These are painful memories. I keep them submerged. Yet today, as I begin to write this story, the image of that domed room where everything once began is strong in me again. The caves of our memory are extraordinary. Things that are long forgotten remain hidden in dark corners, suddenly to emerge into the light. I can see everything now. It comes to my mind clearly, as if time itself had stopped still.

It was a cold night of the Cairo winter, in the year 1181 according to the Christian calendar. The mewing of cats was the only noise from the street outside. Rabbi Musa ibn Maymun, an old friend of our family as well as its self-appointed physician, had arrived at my house on his way back from attending to the Kadi al-Fadil, who had been indisposed for several days.

We had finished eating and were sipping our mint tea in silence, surrounded by thick, multi-coloured woollen rugs, strewn with cushions covered in silk and satin. A large round brazier, filled with charcoal, glowed in the centre of the room, giving off gentle waves of heat. Reclining on the floor, we could see the reflection of the fire in the dome above, making it appear as if the night sky itself were alight.

I was reflecting on our earlier conversation. My friend had revealed an angry and bitter side, which had both surprised and reassured me. Our saint was human just like anyone else. The mask was intended for outsiders. We had been discussing the circumstances which had compelled Ibn Maymun to flee Andalus and to start on his long fifteen-year journey from Cordoba to Cairo. Ten of those years had been spent in the Maghrebian city of Fez. There the whole family had been obliged to pretend that they were followers of the Prophet of Islam. Ibn Maymun was angered at the memory. It was the deception that annoyed him. Dissembling went against his instincts.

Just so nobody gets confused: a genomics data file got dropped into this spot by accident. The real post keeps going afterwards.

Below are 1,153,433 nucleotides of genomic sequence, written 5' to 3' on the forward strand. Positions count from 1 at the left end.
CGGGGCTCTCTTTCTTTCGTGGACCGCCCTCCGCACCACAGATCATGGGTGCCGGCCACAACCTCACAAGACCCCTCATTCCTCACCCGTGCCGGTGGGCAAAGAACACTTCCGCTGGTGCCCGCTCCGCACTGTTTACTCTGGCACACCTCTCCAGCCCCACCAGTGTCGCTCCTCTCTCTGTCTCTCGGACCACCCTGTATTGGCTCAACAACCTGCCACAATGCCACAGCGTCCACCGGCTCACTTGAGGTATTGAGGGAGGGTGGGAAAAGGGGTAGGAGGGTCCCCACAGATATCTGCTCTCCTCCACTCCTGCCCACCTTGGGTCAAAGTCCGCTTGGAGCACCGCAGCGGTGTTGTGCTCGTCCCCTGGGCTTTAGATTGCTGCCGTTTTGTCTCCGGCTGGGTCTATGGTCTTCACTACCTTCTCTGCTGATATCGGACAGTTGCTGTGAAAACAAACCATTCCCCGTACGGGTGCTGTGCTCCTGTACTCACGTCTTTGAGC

I had never heard him talk in this fashion before. I noticed the transformation that came over him. His eyes were gleaming as he spoke, his hand clenched into a fist. I wondered whether it was this experience that had aroused his worries about religion, especially about a religion in power, a faith imposed at the point of a sword. I broke the silence.

“Is a world without religion possible, Ibn Maymun? The ancients had many gods. They used their worship of one to fight the supporters of the other. Now we have one god and, of necessity, we must fight over him. So everything has become a war of interpretation. How does your philosophy explain this phenomenon?”

The question amused him, but before he could reply we heard a loud knocking on the door, and his smile disappeared.

“Are you expecting someone?”

I shook my head. He leaned forward to warm his hands at the brazier. We had both wrapped ourselves in woollen blankets, but still we felt the cold. I knew instinctively that the late knock on the door was for my friend.

“Only the retainer of a powerful man knocks in that fashion,” sighed Ibn Maymun. “Perhaps the Kadi has taken a turn for the worse, and I will have to see to him.”

My servant, Ahmad, walked into the room carrying a torch that trembled in his hands. He was followed by a man of medium height, with undistinguished features and light red hair. He was wrapped in a blanket, and walked with a slight limp in his right leg. I saw a sudden flash of fear cross Ibn Maymun’s face as he stood and bowed before the visitor. I had not seen this man before. It was certainly not the Kadi, who was known to me.